by Wren Bellavance-Grace

He has wanted pet pigs for as long as he can remember. How long are you willing to live with that want, I ask. After all, if you have the ability to make your wish come true, why would you not? How could you not?

And so one fall day, two smallish pig brothers arrive. The smaller and shyer of the two is all black, except for white cuffs above each hoof and a splatter of white on his forehead, which makes him look like an absent-minded painter, and earns him the name Raphael. His brother – bolder, more confident – is a greyish-dusky-rose, with several generous dark polka dots. He gives this one the name Seamus, a name he once thought he’d give to a son. They are curious, and cautious (as prey animals must be), and responsive at all times to food. He gives them a plastic ball to push around with their snouts. Dried feed pellets drop randomly from pre-drilled holes. Even when all the pellets have been dispensed, they will still roll it around the floor until we finally pick it up. Hope, and hunger, springs eternal.

In their first year, he works with “the boys,” or he tries to. He dreams of a day when they can all work together, visiting veterans hospitals or entertaining young children, an amateur clown and his comfort pigs. He wants them to succeed, but these pigs are his pets, not his paid work, not the work that controls him in much the same way as the hard plastic ball controls his boys. This veteran needs housing; that family grieves; the new widow is hungry; a proud man has asked for help that may come too late. The pellets he chases keep him pushing, pushing, pushing like Sisyphus up the eternal hill – forms to file, releases to sign, grants to qualify for. When he comes home, he bribes the boys with apple quarters and rubs their growing bellies while they snuffle, temporarily content.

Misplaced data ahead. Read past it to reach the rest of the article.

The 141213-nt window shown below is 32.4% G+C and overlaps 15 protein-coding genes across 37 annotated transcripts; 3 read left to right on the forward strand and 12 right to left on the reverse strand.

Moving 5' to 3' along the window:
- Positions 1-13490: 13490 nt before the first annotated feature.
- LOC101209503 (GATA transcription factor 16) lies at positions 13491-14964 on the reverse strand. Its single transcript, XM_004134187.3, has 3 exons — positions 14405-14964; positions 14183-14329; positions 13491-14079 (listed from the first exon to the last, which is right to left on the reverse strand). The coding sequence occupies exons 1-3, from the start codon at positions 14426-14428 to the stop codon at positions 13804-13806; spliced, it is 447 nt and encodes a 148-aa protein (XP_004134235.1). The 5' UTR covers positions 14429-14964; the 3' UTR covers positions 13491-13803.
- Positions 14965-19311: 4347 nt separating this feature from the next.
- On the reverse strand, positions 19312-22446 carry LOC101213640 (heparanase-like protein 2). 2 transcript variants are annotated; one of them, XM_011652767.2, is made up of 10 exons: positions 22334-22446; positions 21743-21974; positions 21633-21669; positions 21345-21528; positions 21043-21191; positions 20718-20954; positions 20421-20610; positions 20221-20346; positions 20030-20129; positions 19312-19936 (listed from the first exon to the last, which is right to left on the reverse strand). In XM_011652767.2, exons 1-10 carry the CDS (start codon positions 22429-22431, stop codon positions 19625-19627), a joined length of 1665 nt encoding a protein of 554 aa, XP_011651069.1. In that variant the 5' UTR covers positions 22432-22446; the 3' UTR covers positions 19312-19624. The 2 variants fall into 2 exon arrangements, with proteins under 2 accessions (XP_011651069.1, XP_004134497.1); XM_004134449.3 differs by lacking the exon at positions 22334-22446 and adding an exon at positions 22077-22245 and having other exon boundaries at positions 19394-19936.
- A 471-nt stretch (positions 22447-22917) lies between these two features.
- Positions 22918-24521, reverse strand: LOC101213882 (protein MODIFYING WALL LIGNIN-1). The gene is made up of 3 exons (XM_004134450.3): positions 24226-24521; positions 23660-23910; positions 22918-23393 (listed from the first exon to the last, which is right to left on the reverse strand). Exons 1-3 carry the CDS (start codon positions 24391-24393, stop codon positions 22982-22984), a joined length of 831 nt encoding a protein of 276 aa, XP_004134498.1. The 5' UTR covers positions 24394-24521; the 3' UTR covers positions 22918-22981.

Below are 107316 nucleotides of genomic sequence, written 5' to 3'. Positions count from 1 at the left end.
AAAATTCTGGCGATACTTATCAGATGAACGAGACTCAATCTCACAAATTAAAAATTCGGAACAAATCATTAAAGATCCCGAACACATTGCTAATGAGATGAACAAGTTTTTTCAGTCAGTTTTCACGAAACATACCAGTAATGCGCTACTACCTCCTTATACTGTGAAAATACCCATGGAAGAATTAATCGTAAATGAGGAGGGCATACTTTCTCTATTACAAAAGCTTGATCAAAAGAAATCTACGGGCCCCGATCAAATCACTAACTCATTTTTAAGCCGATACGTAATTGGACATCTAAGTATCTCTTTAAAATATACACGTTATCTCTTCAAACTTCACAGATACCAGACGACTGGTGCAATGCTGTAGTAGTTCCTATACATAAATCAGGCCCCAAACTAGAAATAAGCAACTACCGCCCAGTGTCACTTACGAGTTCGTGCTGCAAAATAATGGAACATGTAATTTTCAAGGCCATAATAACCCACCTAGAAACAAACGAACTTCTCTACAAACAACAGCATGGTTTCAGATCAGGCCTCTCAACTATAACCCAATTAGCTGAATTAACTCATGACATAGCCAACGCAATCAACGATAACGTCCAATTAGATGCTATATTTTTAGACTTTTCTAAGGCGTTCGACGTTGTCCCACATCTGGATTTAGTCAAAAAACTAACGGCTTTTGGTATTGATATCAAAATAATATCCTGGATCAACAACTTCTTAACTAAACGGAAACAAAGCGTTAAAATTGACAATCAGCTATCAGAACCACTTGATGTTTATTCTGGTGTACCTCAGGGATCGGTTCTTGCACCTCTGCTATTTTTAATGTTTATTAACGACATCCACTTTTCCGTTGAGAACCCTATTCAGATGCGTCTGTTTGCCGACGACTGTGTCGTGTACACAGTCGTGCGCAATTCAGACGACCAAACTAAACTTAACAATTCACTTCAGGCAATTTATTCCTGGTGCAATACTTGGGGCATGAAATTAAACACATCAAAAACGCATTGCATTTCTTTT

In the spring he builds them a pen behind the garage, half shaded by the winter pear tree inherited from the Polish farmer whose house this used to be. The tree brings shade for the boys, which is needful, and in the fall it will bring a bumper crop of dense, mealy pears. Each year I tried to find a way to use them – canned some one year, but the mealy texture put me off; coffee cake another year, but the skin was so tough to peel; last year a pear sauce that went well with his famous blackened kielbasa. Until now we have been leaving most of the hundreds of pears to rot on the ground, much to the delight of the growing season’s last remaining bees.


I can identify six or seven different ways the boys communicate, but none of them sound like ‘oink.’  I can’t imagine how children’s books get this sound wrong. “What does the pig say,” we ask our kids. “Oink,” they answer, which is not true. They say, hoom-hoomp, or they say hoooooo-weer, or they mutter a naso-guttural shnorck shnorck between themselvesSo much is lost in translation.